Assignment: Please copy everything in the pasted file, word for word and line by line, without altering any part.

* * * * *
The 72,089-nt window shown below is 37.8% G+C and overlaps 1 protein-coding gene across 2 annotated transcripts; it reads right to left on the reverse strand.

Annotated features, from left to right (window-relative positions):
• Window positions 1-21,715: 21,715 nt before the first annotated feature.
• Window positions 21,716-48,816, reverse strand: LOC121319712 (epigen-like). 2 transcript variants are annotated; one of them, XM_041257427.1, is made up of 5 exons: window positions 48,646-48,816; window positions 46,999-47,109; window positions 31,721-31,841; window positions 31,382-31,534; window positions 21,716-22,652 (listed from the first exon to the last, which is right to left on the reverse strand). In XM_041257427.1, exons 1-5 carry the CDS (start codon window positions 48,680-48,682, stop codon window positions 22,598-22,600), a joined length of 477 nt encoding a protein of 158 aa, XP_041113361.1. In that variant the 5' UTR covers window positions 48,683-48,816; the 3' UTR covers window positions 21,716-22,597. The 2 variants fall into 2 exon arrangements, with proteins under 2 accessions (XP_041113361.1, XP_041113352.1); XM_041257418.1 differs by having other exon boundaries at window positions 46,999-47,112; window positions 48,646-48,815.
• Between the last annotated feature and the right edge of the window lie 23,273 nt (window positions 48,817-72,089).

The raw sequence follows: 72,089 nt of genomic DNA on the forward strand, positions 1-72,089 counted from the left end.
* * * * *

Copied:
The 72,089-nt window shown below is 37.8% G+C and overlaps 1 protein-coding gene across 2 annotated transcripts; it reads right to left on the reverse strand.

Annotated features, from left to right (window-relative positions):
• Window positions 1-21,715: 21,715 nt before the first annotated feature.
• Window positions 21,716-48,816, reverse strand: LOC121319712 (epigen-like). 2 transcript variants are annotated; one of them, XM_041257427.1, is made up of 5 exons: window positions 48,646-48,816; window positions 46,999-47,109; window positions 31,721-31,841; window positions 31,382-31,534; window positions 21,716-22,652 (listed from the first exon to the last, which is right to left on the reverse strand). In XM_041257427.1, exons 1-5 carry the CDS (start codon window positions 48,680-48,682, stop codon window positions 22,598-22,600), a joined length of 477 nt encoding a protein of 158 aa, XP_041113361.1. In that variant the 5' UTR covers window positions 48,683-48,816; the 3' UTR covers window positions 21,716-22,597. The 2 variants fall into 2 exon arrangements, with proteins under 2 accessions (XP_041113361.1, XP_041113352.1); XM_041257418.1 differs by having other exon boundaries at window positions 46,999-47,112; window positions 48,646-48,815.
• Between the last annotated feature and the right edge of the window lie 23,273 nt (window positions 48,817-72,089).

The raw sequence follows: 72,089 nt of genomic DNA on the forward strand, positions 1-72,089 counted from the left end.